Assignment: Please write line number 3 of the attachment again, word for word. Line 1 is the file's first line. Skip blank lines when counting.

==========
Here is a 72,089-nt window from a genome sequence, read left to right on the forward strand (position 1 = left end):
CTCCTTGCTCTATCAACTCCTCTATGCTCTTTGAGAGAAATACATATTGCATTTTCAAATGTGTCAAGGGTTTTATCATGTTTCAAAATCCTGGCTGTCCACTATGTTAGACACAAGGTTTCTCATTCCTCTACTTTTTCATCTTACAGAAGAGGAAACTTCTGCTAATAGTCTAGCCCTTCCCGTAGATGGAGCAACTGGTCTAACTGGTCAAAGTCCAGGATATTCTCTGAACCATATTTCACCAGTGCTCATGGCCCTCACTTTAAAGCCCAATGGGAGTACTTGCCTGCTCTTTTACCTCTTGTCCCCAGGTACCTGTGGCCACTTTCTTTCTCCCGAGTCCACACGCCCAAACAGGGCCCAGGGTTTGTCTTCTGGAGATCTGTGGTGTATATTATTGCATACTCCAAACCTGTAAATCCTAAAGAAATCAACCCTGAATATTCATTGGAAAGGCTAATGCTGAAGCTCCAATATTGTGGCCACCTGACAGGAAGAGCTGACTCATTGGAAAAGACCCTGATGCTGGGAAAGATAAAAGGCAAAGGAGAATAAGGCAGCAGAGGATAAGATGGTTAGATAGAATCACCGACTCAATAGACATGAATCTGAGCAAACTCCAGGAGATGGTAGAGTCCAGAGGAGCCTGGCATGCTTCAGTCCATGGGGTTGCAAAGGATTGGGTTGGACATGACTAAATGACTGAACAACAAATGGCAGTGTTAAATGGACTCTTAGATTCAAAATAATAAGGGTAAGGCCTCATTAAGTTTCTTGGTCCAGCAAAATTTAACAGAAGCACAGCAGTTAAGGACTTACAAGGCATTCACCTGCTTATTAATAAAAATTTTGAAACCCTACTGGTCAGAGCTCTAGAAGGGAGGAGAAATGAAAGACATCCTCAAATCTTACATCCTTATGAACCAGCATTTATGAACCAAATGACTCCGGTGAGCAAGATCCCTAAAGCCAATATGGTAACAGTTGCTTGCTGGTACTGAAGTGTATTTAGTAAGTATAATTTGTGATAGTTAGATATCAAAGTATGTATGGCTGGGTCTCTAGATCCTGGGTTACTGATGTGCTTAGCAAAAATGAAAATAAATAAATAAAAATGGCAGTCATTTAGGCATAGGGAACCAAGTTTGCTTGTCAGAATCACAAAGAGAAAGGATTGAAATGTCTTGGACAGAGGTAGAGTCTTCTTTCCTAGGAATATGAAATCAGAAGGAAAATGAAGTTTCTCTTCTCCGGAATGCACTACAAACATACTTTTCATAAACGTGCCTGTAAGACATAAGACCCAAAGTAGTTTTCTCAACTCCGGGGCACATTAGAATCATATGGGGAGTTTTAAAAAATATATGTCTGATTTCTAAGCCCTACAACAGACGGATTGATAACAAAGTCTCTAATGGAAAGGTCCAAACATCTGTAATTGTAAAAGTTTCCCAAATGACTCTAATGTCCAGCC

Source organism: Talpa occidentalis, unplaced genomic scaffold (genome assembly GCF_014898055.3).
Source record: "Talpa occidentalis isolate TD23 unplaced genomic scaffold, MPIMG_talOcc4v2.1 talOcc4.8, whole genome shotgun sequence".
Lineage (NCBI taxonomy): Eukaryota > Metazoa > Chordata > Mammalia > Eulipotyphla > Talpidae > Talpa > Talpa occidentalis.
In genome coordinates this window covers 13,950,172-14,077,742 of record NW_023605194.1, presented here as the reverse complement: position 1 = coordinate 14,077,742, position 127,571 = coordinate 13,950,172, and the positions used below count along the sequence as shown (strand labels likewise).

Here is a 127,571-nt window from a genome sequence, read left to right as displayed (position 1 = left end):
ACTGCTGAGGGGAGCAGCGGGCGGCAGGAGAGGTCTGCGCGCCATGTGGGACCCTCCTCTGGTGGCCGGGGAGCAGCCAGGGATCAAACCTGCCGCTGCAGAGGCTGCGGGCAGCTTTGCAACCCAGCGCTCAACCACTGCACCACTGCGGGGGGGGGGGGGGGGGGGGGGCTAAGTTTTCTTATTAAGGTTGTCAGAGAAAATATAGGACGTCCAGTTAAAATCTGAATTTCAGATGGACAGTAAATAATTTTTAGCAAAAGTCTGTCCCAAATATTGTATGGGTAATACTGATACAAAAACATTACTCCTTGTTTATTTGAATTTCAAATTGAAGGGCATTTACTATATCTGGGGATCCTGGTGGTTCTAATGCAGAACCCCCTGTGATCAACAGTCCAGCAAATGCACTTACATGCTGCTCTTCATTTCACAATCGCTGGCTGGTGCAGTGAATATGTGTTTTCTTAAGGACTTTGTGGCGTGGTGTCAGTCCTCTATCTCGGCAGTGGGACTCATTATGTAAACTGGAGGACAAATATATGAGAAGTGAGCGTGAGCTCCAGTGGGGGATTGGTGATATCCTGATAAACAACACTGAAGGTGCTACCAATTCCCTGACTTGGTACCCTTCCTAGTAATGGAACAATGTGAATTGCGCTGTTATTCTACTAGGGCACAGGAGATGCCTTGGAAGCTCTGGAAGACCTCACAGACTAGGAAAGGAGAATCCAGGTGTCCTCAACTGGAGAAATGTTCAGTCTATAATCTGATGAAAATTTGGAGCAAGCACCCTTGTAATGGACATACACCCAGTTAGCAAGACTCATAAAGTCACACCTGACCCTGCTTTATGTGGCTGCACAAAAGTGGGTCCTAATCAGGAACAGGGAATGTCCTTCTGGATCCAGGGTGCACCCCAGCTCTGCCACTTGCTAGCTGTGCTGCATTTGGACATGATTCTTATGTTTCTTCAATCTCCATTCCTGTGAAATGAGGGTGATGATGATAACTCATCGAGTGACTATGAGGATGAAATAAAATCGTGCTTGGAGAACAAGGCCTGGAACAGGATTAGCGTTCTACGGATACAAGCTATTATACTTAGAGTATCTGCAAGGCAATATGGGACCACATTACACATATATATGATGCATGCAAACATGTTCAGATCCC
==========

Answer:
Source organism: Talpa occidentalis, unplaced genomic scaffold (genome assembly GCF_014898055.3).